- Fluids and medicines will be given through an IV
- Special boots or sock to help prevent blood clots—You will also be encouraged to get out of bed as soon as possible.
- Instructions to breathe deeply and cough 10-20 times every hour (for the first few days)—This will decrease the risk of ]]>pneumonia]]>.
In addition, your doctor may have you:
- Work with a speech therapist to learn to speak and swallow after surgery
- Begin ]]>radiation therapy]]> to treat the cancer if it had not been given before
When you return home, do the following to help ensure a smooth recovery:
- Gargle several times a day to prevent infection.
- Take antibiotics as prescribed.
- Take pain medicine to ease discomfort.
- Slowly resume your normal diet.
- Continue to work with a speech therapist.
- Be sure to follow your doctor’s instructions.
Call Your Doctor
After you leave the hospital, call your doctor if any of the following occurs:
- Signs of infection, including fever and chills
- Difficulty swallowing or choking on food or liquids
- Swelling, excessive bleeding, or discharge from mouth
- Pain and/or swelling in the feet, calves, or legs
- Problems with urination
- Cough, shortness of breath, chest pain, or severe nausea or vomiting
- Increased pain
- Any other worrisome symptom
National Cancer Institute
Oral Cancer Foundation
Canadian Cancer Society
Fujimoto, Yet al. Swallowing Function Following Extensive Resection of Oral or Oropharyngeal Cancer With Laryngeal Suspension and Cricopharyngeal Myotomy. Laryngoscope. 117(8):1343-1348, August 2007.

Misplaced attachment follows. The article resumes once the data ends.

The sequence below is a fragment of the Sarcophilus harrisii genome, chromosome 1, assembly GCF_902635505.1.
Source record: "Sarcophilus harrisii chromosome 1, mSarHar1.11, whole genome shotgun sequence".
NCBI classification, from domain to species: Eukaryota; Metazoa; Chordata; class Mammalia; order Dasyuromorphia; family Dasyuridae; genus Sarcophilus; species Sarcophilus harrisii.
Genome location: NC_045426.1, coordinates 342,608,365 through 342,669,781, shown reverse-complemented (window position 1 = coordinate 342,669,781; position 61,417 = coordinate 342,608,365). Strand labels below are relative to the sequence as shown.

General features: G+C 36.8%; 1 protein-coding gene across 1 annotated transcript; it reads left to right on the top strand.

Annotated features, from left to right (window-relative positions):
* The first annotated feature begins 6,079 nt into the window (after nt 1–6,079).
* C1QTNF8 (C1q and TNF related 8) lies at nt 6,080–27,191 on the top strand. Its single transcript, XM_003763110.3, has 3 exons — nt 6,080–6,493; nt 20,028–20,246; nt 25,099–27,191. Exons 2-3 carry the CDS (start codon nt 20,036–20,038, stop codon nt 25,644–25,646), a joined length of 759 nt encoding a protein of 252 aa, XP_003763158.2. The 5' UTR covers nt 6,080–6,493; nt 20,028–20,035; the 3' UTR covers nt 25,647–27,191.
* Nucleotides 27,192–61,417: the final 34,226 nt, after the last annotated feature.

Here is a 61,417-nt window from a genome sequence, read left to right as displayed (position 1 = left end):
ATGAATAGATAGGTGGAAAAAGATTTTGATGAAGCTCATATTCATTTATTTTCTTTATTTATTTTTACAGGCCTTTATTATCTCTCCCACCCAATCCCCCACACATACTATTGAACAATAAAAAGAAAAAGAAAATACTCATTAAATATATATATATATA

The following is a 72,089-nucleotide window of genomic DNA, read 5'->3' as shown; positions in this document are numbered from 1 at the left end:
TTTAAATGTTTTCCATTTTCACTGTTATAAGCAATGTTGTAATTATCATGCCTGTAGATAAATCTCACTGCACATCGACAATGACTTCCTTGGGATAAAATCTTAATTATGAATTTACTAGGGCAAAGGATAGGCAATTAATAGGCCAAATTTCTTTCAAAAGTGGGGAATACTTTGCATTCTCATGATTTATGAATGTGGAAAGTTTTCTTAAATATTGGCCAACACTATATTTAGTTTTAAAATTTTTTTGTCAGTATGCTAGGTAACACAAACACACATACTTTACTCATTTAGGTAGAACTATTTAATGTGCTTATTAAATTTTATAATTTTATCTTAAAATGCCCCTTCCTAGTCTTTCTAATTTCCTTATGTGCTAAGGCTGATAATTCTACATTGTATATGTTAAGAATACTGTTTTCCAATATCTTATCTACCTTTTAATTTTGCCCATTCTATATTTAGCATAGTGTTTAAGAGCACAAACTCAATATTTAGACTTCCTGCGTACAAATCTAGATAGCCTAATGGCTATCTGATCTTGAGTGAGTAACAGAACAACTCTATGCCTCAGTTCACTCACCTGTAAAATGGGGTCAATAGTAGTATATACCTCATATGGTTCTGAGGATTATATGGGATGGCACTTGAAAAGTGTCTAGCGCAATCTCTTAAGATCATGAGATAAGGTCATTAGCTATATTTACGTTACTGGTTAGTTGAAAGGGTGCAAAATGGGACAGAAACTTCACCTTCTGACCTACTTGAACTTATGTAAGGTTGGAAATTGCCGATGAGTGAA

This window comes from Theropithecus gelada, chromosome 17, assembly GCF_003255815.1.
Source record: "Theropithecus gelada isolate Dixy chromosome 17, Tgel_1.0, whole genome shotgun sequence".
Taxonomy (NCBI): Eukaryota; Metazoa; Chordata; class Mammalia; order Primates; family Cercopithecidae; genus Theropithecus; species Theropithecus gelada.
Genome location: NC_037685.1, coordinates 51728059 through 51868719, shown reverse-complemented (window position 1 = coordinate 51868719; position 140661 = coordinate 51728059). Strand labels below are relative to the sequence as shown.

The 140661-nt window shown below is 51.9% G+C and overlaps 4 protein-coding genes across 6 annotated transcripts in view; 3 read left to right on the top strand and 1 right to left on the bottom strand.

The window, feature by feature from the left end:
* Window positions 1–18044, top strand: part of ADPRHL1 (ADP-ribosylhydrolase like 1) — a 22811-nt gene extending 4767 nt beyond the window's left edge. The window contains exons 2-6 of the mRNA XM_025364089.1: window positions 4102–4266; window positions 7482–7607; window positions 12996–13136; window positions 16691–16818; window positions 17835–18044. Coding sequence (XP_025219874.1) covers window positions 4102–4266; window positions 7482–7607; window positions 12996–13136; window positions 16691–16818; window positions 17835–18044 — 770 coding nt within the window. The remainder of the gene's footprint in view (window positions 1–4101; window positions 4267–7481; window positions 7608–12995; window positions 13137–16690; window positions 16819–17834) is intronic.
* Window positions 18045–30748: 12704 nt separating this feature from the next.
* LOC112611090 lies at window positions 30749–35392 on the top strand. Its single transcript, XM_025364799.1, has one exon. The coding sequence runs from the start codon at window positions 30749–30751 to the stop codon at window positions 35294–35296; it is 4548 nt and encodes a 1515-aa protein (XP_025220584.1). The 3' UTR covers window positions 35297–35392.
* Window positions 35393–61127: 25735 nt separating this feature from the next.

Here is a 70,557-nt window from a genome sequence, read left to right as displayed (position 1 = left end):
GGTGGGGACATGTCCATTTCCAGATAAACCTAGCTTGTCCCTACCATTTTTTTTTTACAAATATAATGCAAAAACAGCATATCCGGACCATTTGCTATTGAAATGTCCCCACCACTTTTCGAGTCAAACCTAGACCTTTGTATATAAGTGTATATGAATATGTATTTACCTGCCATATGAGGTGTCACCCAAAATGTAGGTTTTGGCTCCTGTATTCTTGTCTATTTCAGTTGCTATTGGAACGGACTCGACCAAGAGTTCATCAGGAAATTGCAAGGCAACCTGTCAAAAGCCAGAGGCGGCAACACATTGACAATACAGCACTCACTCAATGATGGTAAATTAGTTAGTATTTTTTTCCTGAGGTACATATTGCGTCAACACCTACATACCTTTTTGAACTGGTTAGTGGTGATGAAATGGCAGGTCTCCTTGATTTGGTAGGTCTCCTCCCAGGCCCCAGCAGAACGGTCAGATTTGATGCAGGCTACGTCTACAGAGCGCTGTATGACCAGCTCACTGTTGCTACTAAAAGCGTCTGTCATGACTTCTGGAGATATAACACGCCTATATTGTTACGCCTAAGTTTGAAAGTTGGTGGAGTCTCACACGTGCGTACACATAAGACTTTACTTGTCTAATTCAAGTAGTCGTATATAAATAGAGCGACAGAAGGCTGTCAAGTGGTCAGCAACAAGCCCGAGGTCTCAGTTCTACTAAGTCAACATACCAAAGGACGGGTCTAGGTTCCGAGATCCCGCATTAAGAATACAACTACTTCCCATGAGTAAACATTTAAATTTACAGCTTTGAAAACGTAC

Glossectomy. Surgery Encyclopedia website. Available at: http://www.surgeryencyclopedia.com/Fi-La/Glossectomy.html. Accessed November 18, 2008.
Kimata Y, Uchiyama K, Ebihara S, et al. Postoperative complications and functional results after total glossectomy with microvascular reconstruction. Plast Reconstr Surg. 2000 Oct;106(5):1028-35.
Mehta, Samir M.S.et al. Complications of the Pectoralis Major Myocutaneous Flap in the Oral Cavity: A Prospective Evaluation of 220 Cases. Plastic & Reconstructive Surgery: July 1996 - Volume 98 - Issue 1 - pp 31-37
Oral cancer. National Cancer Institute website. Available at: http://www.nci.nih.gov/cancertopics/types/oral. Accessed November 18, 2008.
Oral tongue cancer. Mayo Clinic website. Available at: http://www.mayoclinic.org/oral-tongue-cancer/treatment.html. Accessed November 19, 2008.
Surgery. Oral Cancer Foundation website. Available at: http://www.oralcancerfoundation.org/facts/surgery.htm. Accessed November 18, 2008.
What you need to know about oral cancer, treatment. National Cancer Institute website. Available at: http://www.nci.nih.gov/cancertopics/wyntk/oral/page9. Updated September 2004. Accessed November 18, 2008.
Last reviewed November 2009 by ]]>Elie Edmond Rebiez, MD, FACS]]>
Please be aware that this information is provided to supplement the care provided by your physician. It is neither intended nor implied to be a substitute for professional medical advice. CALL YOUR HEALTHCARE PROVIDER IMMEDIATELY IF YOU THINK YOU MAY HAVE A MEDICAL EMERGENCY. Always seek the advice of your physician or other qualified health provider prior to starting any new treatment or with any questions you may have regarding a medical condition.